Easter Fire in Salt Lake

Easter Sunday, a fire caught on a Salt Lake City home. A story from the Salt Lake Tribune gives us details. Near 800 South and 800 West a pile of debris outside a home caught fire around 2:30 pm. The fire quickly spread across the home’s walls and then into the attic. Fire department spokesman Jasen Asay said the firefighters saw smoke and flames, but had the fire under control in about 15 minutes form the time they arrived. Investigators are still determining what caused the debris to ignite, and how much damage was done. According to the Federal Emergency Management Agency (or FEMA), in the United States each year more than 2,500 people die, and 12,600 are injured in home fires. But there are ways to protect yourself. In just two minutes, a fire can become life-threatening. FEMA gives some tips to prevent home fires: Stay in the kitchen if you are using the stove. If you leave, even for a short amount of time, turn off the stove. Position barbecue grills at least 10 feet away from siding and deck railings, and out from under eaves and overhanging branches. If you smoke, SMOKE OUTSIDE. be aware of cigarette butts, and be alert. Replace worn, old or damaged appliance cords, because frayed wires can quickly cause fires. If you have a fireplace, never burn trash, paper, or green wood. Inspect your chimney and wood stove pipes annually. Check monthly for damage or obstructions. If you or a loved one have been in a fire accident, and do not know the next steps to take, call Christensen & Hymas,...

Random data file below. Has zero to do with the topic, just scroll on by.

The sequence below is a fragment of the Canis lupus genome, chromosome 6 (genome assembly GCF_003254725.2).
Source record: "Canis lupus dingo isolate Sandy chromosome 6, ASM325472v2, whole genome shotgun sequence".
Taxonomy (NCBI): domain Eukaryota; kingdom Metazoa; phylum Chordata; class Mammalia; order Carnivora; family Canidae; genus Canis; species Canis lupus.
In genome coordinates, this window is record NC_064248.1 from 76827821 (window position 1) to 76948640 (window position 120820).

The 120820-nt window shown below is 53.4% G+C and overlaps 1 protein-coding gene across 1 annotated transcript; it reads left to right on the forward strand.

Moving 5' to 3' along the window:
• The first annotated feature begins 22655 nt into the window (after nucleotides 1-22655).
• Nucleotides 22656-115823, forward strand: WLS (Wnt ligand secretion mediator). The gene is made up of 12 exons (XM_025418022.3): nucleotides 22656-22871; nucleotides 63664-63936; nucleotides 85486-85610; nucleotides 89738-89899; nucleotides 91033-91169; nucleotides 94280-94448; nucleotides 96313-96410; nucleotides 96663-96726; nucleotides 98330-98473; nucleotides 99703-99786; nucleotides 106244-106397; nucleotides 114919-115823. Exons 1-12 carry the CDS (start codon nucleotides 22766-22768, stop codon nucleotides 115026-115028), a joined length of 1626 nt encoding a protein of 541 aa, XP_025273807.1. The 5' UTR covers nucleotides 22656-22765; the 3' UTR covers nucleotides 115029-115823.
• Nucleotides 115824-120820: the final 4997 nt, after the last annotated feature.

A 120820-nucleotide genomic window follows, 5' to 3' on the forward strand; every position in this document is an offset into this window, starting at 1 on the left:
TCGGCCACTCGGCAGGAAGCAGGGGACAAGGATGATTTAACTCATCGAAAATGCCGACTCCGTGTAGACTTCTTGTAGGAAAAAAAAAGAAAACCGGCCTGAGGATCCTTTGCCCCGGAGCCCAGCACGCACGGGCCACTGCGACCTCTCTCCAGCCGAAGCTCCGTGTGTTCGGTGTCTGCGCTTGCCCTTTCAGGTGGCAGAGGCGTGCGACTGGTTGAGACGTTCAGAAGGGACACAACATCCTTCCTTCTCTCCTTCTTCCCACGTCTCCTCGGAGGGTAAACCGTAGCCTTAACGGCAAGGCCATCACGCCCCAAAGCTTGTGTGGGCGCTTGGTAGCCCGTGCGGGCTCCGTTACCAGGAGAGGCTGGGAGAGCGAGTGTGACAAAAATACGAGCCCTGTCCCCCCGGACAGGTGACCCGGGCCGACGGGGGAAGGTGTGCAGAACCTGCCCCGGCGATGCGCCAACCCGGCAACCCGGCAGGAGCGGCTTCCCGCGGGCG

Apartment Unit Destroyed by Grease Fire

In a news report by abc4 news, a building in West Jordan was destroyed by a grease fire. Saturday night at 3375 West 7800 South caused damage to eight apartment units in a Broadmoor Village Apartment complex. The call to the fire chief, Marc McElreath, came at 9:00 pm,  when more than 40 fire fighters were able to contain the fire within 30 minutes. Only one unit was completely destroyed, but the other seven units effected, have various levels of damage from smoke. It began in the kitchen of a man reportedly deep frying food. The 37-year-old man attempted to curtail the fire by throwing a towel over the flames, but the cloth ignited and the fire grew out of control. The man have oxygen bottles, which he threw outside. Luckily he and his wife escaped the apartment, and were able to evacuate the building. They are both in good condition, but the man burned his hands. Neighbors say that their two dogs were killed by the fire. According to the U.S. Fire Administration, fire trends are going down. In the span of 10 years, the fire death rate per million population decreased 19.6%. The majority of residential building fires and injuries occur because of accidents cooking. Oil, fat and grease are the leading  types of material that cause ignition,  because often used when the cook is focused on many things at once. So when you’re cooking-stay focused, especially on flammable ingredients! If a fire should start, immediately call the authorities, and keep you, your family, and your neighbors safe!   Image courtesy of by Fort George G. Meade Public Affairs...